Beginning April 1 the price of local calls will grow 0.24 kroons ($0.02) to 0.34 kroons 7 a.m. to 7 p.m.. Rates for long distance calls within Estonia will drop from 0.68 kroons during the day to 0.34 kroons, the company said.
The company said the price changes are part of its policy of price unification announced last December. But most subscribers were surprised by the local call rate hike.
The daily newspaper Postimees quoted an unnamed analyst as saying that the new prices will bring Eesti Telefon 10 million to 15 million kroons of additional revenue by the end of this year.
Prices for calling other fixed networks owned by Tele2 and Uninet will also increase.
Also beginning in April, daytime calling from the Eesti Telefon fixed-line network to the Tele2 network will cost 0.5 kroons and to Uninet 0.57 kroons.
Eesti Telefon's competitors have appealed to communications regulators, arguing the new prices will doom free competition. Markus Nisula, the president of Uninet Ltd., considers the new prices a direct danger for free competition.
"If it is twice as expensive to call our clients from the Eesti Telefon network it will be a deadly influence on competition," he told ETA.
Uninet and Tele2 announced new prices four days after ET's decision.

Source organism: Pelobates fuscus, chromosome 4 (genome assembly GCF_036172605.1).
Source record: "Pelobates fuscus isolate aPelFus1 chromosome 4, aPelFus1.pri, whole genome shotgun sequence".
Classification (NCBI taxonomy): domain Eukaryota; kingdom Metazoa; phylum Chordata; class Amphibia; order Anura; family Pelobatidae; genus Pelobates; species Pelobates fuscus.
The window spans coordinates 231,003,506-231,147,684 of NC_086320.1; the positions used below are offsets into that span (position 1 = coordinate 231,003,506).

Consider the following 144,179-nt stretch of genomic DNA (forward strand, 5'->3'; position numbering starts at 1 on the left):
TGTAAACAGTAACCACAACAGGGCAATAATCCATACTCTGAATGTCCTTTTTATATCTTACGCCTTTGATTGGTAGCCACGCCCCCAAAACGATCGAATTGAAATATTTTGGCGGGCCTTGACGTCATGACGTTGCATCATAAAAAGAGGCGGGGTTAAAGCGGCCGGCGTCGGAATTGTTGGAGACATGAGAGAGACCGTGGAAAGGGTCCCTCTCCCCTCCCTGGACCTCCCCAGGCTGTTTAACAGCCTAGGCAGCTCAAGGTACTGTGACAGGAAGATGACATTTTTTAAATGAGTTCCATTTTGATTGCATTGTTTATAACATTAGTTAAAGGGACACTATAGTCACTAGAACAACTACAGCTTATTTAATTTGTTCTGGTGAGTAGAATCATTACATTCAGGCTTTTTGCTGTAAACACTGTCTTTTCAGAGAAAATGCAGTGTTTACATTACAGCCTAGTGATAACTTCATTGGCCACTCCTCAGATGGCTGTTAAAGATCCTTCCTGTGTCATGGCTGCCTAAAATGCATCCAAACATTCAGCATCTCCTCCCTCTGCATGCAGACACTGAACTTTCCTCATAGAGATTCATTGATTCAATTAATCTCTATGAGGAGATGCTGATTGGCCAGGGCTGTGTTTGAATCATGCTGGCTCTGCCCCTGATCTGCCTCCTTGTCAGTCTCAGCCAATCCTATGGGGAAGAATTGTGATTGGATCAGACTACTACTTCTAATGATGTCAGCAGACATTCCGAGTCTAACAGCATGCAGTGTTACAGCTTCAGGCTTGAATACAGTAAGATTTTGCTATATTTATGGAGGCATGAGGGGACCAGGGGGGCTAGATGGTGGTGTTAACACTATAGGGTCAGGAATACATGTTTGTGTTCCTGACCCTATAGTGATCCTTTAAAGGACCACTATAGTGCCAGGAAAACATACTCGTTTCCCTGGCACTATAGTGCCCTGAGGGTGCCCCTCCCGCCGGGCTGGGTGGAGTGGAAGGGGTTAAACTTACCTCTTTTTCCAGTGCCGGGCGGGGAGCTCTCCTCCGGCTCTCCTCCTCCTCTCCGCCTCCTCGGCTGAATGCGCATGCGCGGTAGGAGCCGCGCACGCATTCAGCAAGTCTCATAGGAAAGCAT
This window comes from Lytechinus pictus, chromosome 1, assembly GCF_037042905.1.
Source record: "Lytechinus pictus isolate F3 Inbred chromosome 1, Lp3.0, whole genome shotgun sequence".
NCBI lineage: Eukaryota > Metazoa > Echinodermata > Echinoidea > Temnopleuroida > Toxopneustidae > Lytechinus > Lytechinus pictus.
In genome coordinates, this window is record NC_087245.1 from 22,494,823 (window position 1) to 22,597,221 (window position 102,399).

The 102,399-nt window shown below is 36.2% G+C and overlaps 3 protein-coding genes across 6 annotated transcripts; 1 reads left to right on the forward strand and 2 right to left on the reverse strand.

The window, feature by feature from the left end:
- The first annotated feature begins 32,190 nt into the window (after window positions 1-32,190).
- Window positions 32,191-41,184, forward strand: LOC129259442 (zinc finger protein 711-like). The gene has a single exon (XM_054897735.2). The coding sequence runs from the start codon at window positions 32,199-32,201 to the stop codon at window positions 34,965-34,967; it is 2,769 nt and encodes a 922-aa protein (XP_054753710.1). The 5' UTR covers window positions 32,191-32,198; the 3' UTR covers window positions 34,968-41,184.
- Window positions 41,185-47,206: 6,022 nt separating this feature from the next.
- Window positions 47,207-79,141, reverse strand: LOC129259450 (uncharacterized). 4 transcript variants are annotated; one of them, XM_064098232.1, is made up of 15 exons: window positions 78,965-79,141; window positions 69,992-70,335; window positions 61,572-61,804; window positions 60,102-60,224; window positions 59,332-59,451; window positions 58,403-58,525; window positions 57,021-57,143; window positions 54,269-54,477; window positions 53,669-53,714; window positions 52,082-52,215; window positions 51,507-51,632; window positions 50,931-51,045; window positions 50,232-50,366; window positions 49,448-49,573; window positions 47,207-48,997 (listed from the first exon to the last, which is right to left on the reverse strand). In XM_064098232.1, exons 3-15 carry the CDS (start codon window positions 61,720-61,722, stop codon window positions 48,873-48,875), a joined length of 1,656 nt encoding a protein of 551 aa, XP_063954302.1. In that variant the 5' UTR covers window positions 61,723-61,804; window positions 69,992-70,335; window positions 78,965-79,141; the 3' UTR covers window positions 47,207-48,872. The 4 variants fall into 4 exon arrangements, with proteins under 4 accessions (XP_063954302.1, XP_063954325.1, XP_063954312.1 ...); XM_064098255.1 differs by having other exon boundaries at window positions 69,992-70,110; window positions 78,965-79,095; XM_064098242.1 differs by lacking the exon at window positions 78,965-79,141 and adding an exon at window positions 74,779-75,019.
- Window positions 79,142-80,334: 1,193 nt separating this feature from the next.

Uninet's single price for domestic calls will be 31 sents in standard time and 28 sents in cheap time.
Tele2 will lower the price of domestic long distance calls to 31 sents per minute in standard time and 30 sents per minite in cheap time.
"Tele2 has entered the Estonian market with its telephone services with the aim of providing a high-quality service at the best prices and we are not going to back away from our promises to clients," Tele2 Board Chairman Ivar Lukk said.
In the near future, Tele2 will start providing also local-call service.
"We will come out with our price list as soon as the interconnection tariffs endorsed by Parliament find their way into an interconnection agreement between Tele2 and Eesti Telefon. We wish to have competition despite Eesti Telefon's attempts to obstruct it in every way," Lukk said.
Valdo Kalm, the president of Eesti Telefon, said the price changes were a logical step in the development of Estonia's telecommunications market.
"Administrative borders between counties often create an artificial price gap, because today it is more expensive to call a friend living 10 kilometers from you in a neighboring county than somebody living 50 kilometers away in your county," said Kalm.
Transportation and Communications Ministry spokesman Aap Tanav said the communications board is analyzing additional information from Eesti Telefon to determine if the rate increase is unwarranted.